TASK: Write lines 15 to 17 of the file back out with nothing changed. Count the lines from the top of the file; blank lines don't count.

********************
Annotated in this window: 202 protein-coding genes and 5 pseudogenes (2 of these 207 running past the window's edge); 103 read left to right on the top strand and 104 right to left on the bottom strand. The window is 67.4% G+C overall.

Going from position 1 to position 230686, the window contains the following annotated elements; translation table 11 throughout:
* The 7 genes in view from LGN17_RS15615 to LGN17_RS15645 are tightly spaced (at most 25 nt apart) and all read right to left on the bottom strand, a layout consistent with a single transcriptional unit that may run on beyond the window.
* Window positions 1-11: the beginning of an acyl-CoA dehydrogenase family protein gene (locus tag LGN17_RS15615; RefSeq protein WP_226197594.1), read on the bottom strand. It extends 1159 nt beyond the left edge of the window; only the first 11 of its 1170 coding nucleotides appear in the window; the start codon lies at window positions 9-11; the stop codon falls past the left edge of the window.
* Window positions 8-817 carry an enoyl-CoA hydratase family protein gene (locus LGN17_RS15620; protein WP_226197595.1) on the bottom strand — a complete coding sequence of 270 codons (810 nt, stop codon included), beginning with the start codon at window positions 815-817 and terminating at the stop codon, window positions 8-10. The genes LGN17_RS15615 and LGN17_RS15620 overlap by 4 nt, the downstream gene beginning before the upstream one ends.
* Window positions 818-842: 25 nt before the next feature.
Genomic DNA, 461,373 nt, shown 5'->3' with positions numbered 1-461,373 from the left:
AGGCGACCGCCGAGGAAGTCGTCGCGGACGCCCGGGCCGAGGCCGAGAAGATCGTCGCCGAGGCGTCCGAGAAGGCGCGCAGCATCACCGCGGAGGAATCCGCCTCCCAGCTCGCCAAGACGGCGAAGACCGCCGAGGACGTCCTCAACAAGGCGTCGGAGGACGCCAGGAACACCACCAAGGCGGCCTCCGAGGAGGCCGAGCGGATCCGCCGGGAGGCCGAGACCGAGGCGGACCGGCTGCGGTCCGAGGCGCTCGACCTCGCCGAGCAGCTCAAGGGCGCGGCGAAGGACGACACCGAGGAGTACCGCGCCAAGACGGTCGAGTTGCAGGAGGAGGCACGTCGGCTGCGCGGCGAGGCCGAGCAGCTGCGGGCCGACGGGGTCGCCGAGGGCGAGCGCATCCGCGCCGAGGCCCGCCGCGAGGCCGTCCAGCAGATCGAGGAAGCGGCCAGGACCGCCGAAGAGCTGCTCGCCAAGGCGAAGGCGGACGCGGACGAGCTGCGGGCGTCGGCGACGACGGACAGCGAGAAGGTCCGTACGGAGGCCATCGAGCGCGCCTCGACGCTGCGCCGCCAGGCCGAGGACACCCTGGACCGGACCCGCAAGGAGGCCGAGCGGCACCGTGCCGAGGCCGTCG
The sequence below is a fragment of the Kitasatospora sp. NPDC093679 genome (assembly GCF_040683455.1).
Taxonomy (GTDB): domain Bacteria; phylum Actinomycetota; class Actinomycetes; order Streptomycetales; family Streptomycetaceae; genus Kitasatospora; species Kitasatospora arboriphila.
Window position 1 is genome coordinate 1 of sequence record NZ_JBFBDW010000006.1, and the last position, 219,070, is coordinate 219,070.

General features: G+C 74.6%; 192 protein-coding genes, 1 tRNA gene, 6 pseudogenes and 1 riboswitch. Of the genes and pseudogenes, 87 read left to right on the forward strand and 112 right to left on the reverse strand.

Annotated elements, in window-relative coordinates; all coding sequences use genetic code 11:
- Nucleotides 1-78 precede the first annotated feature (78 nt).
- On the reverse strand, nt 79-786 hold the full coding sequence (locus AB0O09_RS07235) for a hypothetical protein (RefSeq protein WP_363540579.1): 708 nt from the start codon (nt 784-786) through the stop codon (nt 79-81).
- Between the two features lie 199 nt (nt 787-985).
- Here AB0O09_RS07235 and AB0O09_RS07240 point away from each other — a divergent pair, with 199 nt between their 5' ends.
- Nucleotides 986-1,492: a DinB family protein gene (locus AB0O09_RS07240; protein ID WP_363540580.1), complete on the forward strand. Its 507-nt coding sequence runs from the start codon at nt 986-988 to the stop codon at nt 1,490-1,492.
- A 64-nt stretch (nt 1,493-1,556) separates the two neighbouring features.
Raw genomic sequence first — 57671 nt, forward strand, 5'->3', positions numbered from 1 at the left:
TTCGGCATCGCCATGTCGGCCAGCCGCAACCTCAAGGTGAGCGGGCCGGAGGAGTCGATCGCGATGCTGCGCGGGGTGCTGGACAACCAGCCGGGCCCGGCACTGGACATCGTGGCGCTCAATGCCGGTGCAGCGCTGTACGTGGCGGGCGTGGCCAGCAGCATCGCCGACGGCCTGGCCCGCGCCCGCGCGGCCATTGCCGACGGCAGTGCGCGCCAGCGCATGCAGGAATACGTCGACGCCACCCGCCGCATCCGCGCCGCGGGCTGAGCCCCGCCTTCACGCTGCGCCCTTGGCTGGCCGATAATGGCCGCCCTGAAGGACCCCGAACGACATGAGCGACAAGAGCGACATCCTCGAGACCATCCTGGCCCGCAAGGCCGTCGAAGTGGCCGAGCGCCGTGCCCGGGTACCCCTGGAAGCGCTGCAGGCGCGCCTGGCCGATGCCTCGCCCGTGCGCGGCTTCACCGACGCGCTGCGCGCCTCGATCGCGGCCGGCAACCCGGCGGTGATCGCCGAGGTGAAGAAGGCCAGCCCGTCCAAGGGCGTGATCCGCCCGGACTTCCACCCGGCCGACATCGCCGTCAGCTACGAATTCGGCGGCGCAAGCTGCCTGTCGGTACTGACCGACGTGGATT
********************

- On the reverse strand, nt 79-786 hold the full coding sequence (locus AB0O09_RS07235) for a hypothetical protein (RefSeq protein WP_363540579.1): 708 nt from the start codon (nt 784-786) through the stop codon (nt 79-81).
- Between the two features lie 199 nt (nt 787-985).
- Here AB0O09_RS07235 and AB0O09_RS07240 point away from each other — a divergent pair, with 199 nt between their 5' ends.